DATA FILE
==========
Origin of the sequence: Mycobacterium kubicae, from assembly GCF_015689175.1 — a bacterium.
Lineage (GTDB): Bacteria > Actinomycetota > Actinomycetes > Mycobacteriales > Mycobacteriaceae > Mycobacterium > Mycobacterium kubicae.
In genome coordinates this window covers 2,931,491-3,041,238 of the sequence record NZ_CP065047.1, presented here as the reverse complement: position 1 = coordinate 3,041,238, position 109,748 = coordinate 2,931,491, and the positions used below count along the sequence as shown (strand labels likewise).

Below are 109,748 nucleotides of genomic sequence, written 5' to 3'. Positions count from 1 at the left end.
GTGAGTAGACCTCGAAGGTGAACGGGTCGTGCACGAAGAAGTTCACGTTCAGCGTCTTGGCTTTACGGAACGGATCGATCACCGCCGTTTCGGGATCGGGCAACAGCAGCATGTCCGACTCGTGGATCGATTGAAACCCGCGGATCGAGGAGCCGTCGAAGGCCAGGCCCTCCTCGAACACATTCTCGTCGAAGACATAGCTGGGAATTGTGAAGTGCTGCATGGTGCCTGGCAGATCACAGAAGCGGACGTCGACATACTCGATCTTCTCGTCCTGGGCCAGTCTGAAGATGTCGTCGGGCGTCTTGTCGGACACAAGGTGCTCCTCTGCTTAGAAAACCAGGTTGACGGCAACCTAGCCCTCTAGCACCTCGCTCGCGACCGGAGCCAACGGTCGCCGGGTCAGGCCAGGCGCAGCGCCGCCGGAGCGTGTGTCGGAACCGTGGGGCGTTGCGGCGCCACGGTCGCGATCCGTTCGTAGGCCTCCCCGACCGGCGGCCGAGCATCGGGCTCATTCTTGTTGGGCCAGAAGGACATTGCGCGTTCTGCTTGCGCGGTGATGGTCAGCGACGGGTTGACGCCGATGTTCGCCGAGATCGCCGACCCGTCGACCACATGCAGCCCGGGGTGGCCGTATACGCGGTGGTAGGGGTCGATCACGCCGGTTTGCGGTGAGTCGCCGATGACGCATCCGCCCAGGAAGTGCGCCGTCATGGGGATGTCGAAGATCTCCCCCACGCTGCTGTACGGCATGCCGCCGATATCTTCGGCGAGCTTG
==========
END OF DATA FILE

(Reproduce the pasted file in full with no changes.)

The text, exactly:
Origin of the sequence: Mycobacterium kubicae, from assembly GCF_015689175.1 — a bacterium.
Lineage (GTDB): Bacteria > Actinomycetota > Actinomycetes > Mycobacteriales > Mycobacteriaceae > Mycobacterium > Mycobacterium kubicae.
In genome coordinates this window covers 2,931,491-3,041,238 of the sequence record NZ_CP065047.1, presented here as the reverse complement: position 1 = coordinate 3,041,238, position 109,748 = coordinate 2,931,491, and the positions used below count along the sequence as shown (strand labels likewise).

Below are 109,748 nucleotides of genomic sequence, written 5' to 3'. Positions count from 1 at the left end.
GTGAGTAGACCTCGAAGGTGAACGGGTCGTGCACGAAGAAGTTCACGTTCAGCGTCTTGGCTTTACGGAACGGATCGATCACCGCCGTTTCGGGATCGGGCAACAGCAGCATGTCCGACTCGTGGATCGATTGAAACCCGCGGATCGAGGAGCCGTCGAAGGCCAGGCCCTCCTCGAACACATTCTCGTCGAAGACATAGCTGGGAATTGTGAAGTGCTGCATGGTGCCTGGCAGATCACAGAAGCGGACGTCGACATACTCGATCTTCTCGTCCTGGGCCAGTCTGAAGATGTCGTCGGGCGTCTTGTCGGACACAAGGTGCTCCTCTGCTTAGAAAACCAGGTTGACGGCAACCTAGCCCTCTAGCACCTCGCTCGCGACCGGAGCCAACGGTCGCCGGGTCAGGCCAGGCGCAGCGCCGCCGGAGCGTGTGTCGGAACCGTGGGGCGTTGCGGCGCCACGGTCGCGATCCGTTCGTAGGCCTCCCCGACCGGCGGCCGAGCATCGGGCTCATTCTTGTTGGGCCAGAAGGACATTGCGCGTTCTGCTTGCGCGGTGATGGTCAGCGACGGGTTGACGCCGATGTTCGCCGAGATCGCCGACCCGTCGACCACATGCAGCCCGGGGTGGCCGTATACGCGGTGGTAGGGGTCGATCACGCCGGTTTGCGGTGAGTCGCCGATGACGCATCCGCCCAGGAAGTGCGCCGTCATGGGGATGTCGAAGATCTCCCCCACGCTGCTGTACGGCATGCCGCCGATATCTTCGGCGAGCTTG